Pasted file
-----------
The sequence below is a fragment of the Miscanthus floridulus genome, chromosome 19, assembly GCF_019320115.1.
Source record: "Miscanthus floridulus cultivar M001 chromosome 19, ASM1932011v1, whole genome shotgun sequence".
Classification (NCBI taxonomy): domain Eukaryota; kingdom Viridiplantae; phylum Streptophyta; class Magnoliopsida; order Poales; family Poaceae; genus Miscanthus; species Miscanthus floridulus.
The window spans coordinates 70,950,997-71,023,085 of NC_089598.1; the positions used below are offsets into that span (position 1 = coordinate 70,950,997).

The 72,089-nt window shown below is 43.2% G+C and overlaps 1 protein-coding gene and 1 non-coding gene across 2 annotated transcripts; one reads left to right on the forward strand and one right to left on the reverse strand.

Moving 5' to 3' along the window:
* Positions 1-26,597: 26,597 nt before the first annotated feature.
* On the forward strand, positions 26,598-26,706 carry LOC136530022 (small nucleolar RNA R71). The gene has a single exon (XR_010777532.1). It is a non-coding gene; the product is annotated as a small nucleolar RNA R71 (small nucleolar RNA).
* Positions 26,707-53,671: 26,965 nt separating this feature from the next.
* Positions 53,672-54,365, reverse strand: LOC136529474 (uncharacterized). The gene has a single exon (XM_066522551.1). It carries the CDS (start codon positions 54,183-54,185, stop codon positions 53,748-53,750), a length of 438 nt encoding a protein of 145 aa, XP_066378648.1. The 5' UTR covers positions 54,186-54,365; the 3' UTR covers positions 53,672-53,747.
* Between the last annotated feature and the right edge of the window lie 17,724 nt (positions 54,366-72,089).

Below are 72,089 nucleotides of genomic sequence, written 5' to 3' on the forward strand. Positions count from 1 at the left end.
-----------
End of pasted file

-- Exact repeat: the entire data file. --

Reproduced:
The sequence below is a fragment of the Miscanthus floridulus genome, chromosome 19, assembly GCF_019320115.1.
Source record: "Miscanthus floridulus cultivar M001 chromosome 19, ASM1932011v1, whole genome shotgun sequence".
Classification (NCBI taxonomy): domain Eukaryota; kingdom Viridiplantae; phylum Streptophyta; class Magnoliopsida; order Poales; family Poaceae; genus Miscanthus; species Miscanthus floridulus.
The window spans coordinates 70,950,997-71,023,085 of NC_089598.1; the positions used below are offsets into that span (position 1 = coordinate 70,950,997).

The 72,089-nt window shown below is 43.2% G+C and overlaps 1 protein-coding gene and 1 non-coding gene across 2 annotated transcripts; one reads left to right on the forward strand and one right to left on the reverse strand.

Moving 5' to 3' along the window:
* Positions 1-26,597: 26,597 nt before the first annotated feature.
* On the forward strand, positions 26,598-26,706 carry LOC136530022 (small nucleolar RNA R71). The gene has a single exon (XR_010777532.1). It is a non-coding gene; the product is annotated as a small nucleolar RNA R71 (small nucleolar RNA).
* Positions 26,707-53,671: 26,965 nt separating this feature from the next.
* Positions 53,672-54,365, reverse strand: LOC136529474 (uncharacterized). The gene has a single exon (XM_066522551.1). It carries the CDS (start codon positions 54,183-54,185, stop codon positions 53,748-53,750), a length of 438 nt encoding a protein of 145 aa, XP_066378648.1. The 5' UTR covers positions 54,186-54,365; the 3' UTR covers positions 53,672-53,747.
* Between the last annotated feature and the right edge of the window lie 17,724 nt (positions 54,366-72,089).

Below are 72,089 nucleotides of genomic sequence, written 5' to 3' on the forward strand. Positions count from 1 at the left end.